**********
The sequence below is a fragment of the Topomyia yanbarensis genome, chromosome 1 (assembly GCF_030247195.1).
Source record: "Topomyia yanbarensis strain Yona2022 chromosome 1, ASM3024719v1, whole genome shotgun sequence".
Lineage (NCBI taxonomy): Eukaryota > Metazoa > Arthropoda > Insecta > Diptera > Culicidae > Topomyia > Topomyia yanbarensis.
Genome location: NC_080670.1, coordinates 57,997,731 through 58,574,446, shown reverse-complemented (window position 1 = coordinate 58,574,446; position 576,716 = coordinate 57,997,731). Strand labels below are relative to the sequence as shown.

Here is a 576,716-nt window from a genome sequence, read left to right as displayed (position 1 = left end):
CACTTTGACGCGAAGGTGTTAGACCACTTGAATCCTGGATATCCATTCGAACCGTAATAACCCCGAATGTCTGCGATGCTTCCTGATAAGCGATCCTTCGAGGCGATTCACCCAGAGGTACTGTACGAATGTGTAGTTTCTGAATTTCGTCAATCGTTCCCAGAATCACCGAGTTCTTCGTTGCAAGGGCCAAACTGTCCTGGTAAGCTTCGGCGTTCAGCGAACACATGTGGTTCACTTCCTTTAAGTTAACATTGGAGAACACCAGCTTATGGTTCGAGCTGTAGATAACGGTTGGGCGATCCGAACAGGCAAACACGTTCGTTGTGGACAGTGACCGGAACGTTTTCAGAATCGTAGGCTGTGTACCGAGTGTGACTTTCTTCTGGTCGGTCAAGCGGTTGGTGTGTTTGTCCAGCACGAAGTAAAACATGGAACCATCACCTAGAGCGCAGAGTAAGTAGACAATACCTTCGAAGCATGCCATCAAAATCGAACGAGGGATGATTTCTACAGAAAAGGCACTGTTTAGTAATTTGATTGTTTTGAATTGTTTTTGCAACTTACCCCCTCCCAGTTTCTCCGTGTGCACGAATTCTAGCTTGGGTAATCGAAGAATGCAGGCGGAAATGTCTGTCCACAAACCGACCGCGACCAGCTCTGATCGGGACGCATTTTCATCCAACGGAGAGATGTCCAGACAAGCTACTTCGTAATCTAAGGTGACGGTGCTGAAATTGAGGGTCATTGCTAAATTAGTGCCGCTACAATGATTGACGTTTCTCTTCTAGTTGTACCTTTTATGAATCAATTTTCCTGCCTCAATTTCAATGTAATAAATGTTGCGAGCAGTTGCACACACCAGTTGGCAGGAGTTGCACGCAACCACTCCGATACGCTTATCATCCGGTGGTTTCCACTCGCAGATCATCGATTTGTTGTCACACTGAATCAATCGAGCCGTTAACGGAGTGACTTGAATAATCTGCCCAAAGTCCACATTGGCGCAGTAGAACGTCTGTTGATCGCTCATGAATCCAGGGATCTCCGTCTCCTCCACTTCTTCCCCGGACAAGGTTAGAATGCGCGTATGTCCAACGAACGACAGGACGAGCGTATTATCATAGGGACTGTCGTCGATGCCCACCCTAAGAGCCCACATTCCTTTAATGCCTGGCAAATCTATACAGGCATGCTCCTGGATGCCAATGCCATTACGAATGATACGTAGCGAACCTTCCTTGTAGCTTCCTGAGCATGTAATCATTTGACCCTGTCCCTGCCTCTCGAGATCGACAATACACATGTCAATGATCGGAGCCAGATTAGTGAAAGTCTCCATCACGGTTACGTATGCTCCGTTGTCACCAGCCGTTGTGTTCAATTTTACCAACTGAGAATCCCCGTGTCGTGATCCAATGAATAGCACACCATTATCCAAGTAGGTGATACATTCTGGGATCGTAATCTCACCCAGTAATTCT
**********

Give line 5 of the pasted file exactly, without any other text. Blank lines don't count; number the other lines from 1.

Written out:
Here is a 576,716-nt window from a genome sequence, read left to right as displayed (position 1 = left end):